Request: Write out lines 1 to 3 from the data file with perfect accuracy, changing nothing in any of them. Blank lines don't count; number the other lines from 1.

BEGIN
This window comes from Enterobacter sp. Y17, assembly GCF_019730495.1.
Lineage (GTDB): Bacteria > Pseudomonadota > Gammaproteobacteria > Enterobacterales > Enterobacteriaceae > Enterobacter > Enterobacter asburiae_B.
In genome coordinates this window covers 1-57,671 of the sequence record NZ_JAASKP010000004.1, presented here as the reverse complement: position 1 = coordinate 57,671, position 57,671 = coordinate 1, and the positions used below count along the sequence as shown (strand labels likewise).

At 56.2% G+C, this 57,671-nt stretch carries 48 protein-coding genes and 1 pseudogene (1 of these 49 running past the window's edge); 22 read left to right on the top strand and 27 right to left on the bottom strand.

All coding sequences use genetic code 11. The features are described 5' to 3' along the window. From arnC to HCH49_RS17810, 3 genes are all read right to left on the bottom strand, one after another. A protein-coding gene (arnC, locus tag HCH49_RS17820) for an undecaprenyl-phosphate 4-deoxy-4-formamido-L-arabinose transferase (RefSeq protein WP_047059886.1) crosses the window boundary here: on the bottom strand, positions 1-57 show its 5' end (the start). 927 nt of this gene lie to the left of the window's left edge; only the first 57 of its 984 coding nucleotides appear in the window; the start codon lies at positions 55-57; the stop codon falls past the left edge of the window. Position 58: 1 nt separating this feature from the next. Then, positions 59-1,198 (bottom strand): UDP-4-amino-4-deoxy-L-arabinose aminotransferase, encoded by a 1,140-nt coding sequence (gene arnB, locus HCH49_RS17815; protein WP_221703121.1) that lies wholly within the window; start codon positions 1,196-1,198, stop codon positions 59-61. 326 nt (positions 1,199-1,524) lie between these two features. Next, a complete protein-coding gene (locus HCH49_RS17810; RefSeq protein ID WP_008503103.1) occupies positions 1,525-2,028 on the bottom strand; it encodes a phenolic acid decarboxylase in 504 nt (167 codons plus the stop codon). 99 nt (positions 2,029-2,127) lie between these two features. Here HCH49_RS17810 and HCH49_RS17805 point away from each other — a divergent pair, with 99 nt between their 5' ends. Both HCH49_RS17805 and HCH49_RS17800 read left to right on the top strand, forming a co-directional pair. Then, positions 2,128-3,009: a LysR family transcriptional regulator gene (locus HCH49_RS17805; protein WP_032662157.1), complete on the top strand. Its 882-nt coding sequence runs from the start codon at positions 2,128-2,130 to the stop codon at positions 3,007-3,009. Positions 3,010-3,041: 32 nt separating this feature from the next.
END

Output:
This window comes from Enterobacter sp. Y17, assembly GCF_019730495.1.
Lineage (GTDB): Bacteria > Pseudomonadota > Gammaproteobacteria > Enterobacterales > Enterobacteriaceae > Enterobacter > Enterobacter asburiae_B.
In genome coordinates this window covers 1-57,671 of the sequence record NZ_JAASKP010000004.1, presented here as the reverse complement: position 1 = coordinate 57,671, position 57,671 = coordinate 1, and the positions used below count along the sequence as shown (strand labels likewise).